Mexico’s dissident teachers have been engaged in a strike against the Education Reform Law since May 16 of this year–four months! Their strikes of tens of thousands, led by the National Coordinating Committee (la CNTE), a caucus within the Mexican Teachers Union (el SNTE), have also engaged in protest marches, the blocking of highways and railroads, the commandeering of government vehicles, and the occupation of government buildings.
The government has responded by docking teachers’ pay, firing them, sending the police to beat them, and issuing warrants and arresting teacher leaders. One can only call what has gone on in Chiapas and Oaxaca and to a lesser extent in Guerrero and Michoacán class war.
Now there also appear to be death squads carrying out executions of teachers and their allies. So far at least three assassinations have taken place: a teacher, a parent, and a lawyer for the union. This is an ominous and very dangerous escalation of political violence.
* One teacher, Jorge Vela Díaz, was shot and killed and his wife Lorena Antonio Sánchez, was wounded on Sept. 14 when two armed men men on motorcycles attacked them at a public school in the town of Ocotlán, Morelos. Both were teachers and members of Local 22 of the Mexican Teachers Union (el SNTE) of Oaxaca.
* At the same time, another man, 19 year old Eder Zuriel Gonzen Mosqueda, a parent, was shot and killed in front of the “Juan Enrique Pestalozzi” primary school in San Juan Bautista Textepec, near the border of Veracruz. His relationship to the union is unknown, but the fact that he was shot in front of a school suggests this is related to the union.
* On Sept. 15, Agustín Pavia Pavia, a founder and leader of the MORENA party and defender of the teachers movement in Oaxaca was shot and killed in front of his house in Oaxaca City, the state capital. He was the fifth member of the Oaxaca MORENA party to be assassinated in 2016; no one has been charged with any of the deaths.
These are only the latest killings of teachers and their supporters. On June 19, in the town of Nochixtlán, during a confrontation between teachers and police, the state or federal police killed nine teachers or supporters, while 100 people were wounded (half teachers, half police). Nochixtlán, which should be described as a police massacre of teachers and community activists, did not represent the kind of assassinations we are now seeing.
Unfortunately, given the 200,000 people killed in the drug war from 2006-2016—many of them assassinated—together with the 30,000 kidnapped, many may simply see a few dead teachers as trifling casualties in another war, the war against the unions that has also gone on since 2006. (On drug war casualties see PBS Frontline.)
Such assassinations of teachers are not new. During the strike of Local 22 in Oaxaca in 2006, a strike accompanied by a broad civic uprising sometimes referred to as the “Commune of Oaxaca,” death squads killed at least 20 and perhaps as many as 27 teachers and their supporters. We seem to be witnessing a return to those tactics by the teachers’ political opponents, presumably the government, the Institutional Revolutionary Party, or Oaxaca business interests.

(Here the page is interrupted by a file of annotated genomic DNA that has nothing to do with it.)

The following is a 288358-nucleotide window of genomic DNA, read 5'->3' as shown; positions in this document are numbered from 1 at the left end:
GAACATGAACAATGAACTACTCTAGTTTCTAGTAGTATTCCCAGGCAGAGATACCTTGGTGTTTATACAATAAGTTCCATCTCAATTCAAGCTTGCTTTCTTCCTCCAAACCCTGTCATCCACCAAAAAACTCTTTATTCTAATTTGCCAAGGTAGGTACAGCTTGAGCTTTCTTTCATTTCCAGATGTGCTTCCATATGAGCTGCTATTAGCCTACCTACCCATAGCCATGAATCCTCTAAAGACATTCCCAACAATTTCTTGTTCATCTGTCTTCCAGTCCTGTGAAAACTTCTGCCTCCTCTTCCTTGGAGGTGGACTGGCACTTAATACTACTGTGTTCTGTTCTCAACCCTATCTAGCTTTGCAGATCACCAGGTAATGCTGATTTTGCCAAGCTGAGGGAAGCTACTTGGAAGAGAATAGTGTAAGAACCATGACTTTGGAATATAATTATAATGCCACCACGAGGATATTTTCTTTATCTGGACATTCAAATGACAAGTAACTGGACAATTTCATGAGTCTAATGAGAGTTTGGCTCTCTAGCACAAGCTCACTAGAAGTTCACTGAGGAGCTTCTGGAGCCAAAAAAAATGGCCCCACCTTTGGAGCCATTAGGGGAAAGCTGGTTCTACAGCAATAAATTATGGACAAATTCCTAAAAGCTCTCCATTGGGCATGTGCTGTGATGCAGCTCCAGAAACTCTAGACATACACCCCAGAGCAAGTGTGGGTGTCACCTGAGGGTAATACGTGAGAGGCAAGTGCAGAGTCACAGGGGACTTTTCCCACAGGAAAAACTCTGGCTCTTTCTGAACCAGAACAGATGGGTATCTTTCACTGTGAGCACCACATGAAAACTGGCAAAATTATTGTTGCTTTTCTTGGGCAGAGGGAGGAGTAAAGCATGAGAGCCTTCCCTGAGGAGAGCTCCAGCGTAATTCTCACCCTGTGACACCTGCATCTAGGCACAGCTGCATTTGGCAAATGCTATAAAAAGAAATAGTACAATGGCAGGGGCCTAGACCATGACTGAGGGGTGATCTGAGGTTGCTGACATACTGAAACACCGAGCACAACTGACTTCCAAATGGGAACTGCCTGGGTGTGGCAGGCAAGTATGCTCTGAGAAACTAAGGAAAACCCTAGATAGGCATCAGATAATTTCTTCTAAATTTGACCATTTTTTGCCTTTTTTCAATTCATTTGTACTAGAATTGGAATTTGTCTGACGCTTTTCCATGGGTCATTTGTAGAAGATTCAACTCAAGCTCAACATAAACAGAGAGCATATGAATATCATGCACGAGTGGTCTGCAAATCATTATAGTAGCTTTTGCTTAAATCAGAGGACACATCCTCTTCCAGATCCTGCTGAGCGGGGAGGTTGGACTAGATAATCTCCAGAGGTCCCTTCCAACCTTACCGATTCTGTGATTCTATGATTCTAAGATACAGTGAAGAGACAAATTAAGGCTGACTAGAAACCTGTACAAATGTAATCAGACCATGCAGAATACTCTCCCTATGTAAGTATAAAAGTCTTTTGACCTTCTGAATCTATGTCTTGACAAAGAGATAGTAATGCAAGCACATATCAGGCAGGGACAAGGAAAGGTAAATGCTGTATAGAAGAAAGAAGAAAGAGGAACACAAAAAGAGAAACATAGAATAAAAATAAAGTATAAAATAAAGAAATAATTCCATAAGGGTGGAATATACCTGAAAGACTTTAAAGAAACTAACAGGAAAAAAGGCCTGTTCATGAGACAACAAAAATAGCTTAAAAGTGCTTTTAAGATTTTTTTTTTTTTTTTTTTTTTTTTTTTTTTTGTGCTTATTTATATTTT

Ayotzinapa Investigator Resigns, Promoted
All of this is taking place as the Mexican Attorney General’s chief investigator Tomás Zerón—responsible for solving the the murder of six people, wounding of 25 others, and kidnapping of 43 students in the City of Iguala, Mexico on Sept. 26, 2014—resigned. After two years, the government has not been able to solve the case and has indicted no one for the murders.
Despite Zerón’s failure at that job, Mexican President Enrique Peña Nieto immediately promoted him to be Technical Secretary of the country’s National Security Council. Or perhaps the president rewarded Zerón because he believed that by failing to solve the case the investigator had protected the interests of the government and the ruling party.
Teacher Protests Continue
Despite the rising tide of violence, teacher protests continue in Oaxaca, Chiapas, Guerrero, and Michoacán, joined at the moment by teachers in Sinaloa, Chihuahua, and Jalisco. Chiapas Locals 7 and 40 called their teachers back from Mexico City, where they had been sitting-in at the Ciudadela, and launched new protests in their home state.
With the strike having gone on so long, it is not surprising that there are rising tensions among the teachers. In Chiapas the attempt to discuss the state of negotiations in Local 7 led to a conflict between teachers who seek to find a way to end the strike short of overturning the Education Reform Law and those who demand to continue the strike until they attain a complete victory. Hundreds of teachers and interrupted the Local 7 meeting, demanding that there be no discussion of the state of negotiations and the struggle continue unabated.
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